I've been mentally preparing myself to have "the talk" with A for several months now....ok, a year. Ever since we were driving down the road talking about winter turning to spring and what our favorite things about that are and A says "it's when the grass turns green, the flowers start coming out, and all the animals start breeding..." A is quite the little science geek and she sees things through that science-filter most of the time....

So, I've researched, talked to people, and read books. Talked to Dear Hubby to get our game plan... tried to psyche myself up, tried to figure out how much to share and how much can wait...I've prayed. Yes. I've prayed. Ok, God...don't let me sound like an idiot, ok? Don't let me scar her for life! And could you just send me a nice little sign when the time is right? That would be nice... My mom never attempted to give me "the talk" until I was 22 years old and engaged to be married. I have nothing to go by here, people. Don't make fun of my need to be overly prepared.

Then, a few weeks ago, AGAIN driving in the car to take W to taekwondo, A&W start talking about babies...and ask me to tell them again how A used to get the hiccups all the time when she was in my tummy and how W used to stick his booty out or kick me in the ribs. Good times, good times...they love hearing stories about themselves in-utero.

A's thought process got to rolling and she stops for a second and says "Mom - how DOES the baby get in there?"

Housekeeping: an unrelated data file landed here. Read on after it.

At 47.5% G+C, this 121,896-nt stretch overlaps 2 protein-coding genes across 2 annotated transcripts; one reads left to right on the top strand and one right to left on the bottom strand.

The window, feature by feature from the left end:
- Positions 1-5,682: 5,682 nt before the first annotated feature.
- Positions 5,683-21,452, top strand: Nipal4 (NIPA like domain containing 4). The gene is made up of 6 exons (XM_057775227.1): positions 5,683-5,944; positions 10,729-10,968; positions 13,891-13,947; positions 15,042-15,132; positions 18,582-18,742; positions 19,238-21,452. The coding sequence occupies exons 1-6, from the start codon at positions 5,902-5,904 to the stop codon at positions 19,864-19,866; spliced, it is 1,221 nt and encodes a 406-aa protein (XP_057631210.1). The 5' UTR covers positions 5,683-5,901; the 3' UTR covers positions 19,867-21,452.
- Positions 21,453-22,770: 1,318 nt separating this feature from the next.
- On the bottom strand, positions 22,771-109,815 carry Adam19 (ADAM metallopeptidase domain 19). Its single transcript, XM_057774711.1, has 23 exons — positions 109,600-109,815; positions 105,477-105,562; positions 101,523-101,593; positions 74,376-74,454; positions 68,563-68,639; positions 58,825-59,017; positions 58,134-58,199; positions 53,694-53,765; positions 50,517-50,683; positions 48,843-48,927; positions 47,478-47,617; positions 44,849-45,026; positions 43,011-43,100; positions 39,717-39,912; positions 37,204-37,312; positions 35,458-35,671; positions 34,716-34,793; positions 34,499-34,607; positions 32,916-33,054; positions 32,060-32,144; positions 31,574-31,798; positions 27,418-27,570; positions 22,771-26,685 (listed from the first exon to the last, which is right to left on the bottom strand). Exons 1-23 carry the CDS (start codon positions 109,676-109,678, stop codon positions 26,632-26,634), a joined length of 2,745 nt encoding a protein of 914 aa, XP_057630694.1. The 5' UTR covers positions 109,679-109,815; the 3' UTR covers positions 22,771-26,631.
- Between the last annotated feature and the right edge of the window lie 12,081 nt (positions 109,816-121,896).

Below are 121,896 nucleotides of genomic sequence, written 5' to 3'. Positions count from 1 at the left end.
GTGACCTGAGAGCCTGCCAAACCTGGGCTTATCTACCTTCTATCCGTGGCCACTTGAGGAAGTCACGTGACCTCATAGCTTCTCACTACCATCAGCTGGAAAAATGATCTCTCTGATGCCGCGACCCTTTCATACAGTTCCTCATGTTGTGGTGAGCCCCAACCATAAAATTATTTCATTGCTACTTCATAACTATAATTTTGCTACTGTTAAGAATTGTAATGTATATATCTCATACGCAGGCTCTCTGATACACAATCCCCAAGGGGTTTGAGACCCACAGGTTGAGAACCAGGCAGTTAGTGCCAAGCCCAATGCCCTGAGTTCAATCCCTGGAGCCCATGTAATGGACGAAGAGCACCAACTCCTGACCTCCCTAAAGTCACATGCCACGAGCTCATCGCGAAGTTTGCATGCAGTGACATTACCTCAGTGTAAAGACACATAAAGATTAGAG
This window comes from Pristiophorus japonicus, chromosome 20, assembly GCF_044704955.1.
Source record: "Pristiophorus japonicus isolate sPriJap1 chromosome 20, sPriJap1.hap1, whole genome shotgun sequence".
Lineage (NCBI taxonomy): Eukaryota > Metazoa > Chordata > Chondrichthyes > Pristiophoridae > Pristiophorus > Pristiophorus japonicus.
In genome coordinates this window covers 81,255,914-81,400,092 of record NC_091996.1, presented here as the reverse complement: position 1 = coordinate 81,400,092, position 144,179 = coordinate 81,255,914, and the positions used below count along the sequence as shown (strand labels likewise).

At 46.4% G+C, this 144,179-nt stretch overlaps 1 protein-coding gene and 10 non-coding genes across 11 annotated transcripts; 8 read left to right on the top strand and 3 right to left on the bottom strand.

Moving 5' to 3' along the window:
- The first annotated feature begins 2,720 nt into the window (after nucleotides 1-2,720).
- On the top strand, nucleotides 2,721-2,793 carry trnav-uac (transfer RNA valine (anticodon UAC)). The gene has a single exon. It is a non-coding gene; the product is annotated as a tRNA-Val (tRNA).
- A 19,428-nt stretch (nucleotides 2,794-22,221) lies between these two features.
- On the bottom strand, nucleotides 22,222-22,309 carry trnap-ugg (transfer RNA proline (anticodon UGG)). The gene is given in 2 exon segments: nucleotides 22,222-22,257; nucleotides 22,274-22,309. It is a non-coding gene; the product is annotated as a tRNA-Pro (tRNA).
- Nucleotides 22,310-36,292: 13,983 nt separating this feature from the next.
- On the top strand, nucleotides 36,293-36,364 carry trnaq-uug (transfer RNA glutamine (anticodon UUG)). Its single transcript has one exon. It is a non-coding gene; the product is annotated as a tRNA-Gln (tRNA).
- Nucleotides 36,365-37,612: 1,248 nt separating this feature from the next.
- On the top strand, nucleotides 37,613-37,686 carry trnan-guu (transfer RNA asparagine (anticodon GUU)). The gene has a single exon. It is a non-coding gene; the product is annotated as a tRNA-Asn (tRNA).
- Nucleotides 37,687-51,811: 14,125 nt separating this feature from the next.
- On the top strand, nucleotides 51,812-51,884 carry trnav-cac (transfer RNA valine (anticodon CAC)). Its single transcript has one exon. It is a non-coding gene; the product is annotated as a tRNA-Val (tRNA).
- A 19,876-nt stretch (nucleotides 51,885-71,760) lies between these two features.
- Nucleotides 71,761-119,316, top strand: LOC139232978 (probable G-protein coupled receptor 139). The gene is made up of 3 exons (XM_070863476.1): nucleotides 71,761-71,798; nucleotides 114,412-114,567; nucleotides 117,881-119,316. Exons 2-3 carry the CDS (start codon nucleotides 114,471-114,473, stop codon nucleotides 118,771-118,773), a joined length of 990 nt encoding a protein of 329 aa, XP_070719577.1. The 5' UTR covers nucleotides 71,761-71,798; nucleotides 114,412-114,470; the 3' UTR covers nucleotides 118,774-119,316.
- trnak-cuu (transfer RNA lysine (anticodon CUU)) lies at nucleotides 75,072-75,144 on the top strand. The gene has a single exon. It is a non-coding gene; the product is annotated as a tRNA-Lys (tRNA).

Me: "Well, A...."

A interrupts: "I know God does it, Mom...I mean, HOW does he do it?" Dang...she shot me down before I even had a chance to use the God card.

Did I tell her? No...I didn't think it was appropriate in front of my 6 year old son (that's my story and I'm sticking to it) I used a stall tactic...she persisted for a few minutes but eventually got distracted and forgot.

Was that my moment? God, you forgot the sign to give me time to warm up! What if I pull a muscle or something? Besides, I wanted to cover some general girlie information about her reproductive system first! Lay the know. Dang... did I mess up?

This weekend, I got to lay some started out as a discussion about B.O. and deodorant...then we progressed to other changes as you get older - bras, mostly (she told me there were 3 girls in her class who wore bras - this is 3rd grade, people!) - and then a whole explanation of ovaries and fallopian tubes and uterus. We ended up talking about periods and even took a kotex pad apart to see how it works.

A never got weirded out or wide-eyed on me...she took it like a true little scientist. She asked good questions, she asked me when will it happen to her....But she never asked me what it takes for an egg to become a baby. And I didn't volunteer.

I'm holding out for summer....I don't want to deal with parents calling me because my daughter is the one who told the whole class about the birds & the bees.

Thursday, February 25, 2010

Sometimes girls try WAY too hard....

It's been awhile since I posted any W-isms. Man, I don't know why because that kid gives me more material than I could ever use. He finds a way every single day to make me laugh.

Here's one from earlier this week, however, which makes me wonder whether I should think it is hilarious or whether I need to have a talk with some mommas....

I pick A&W up from SOON as he gets in the car, W says: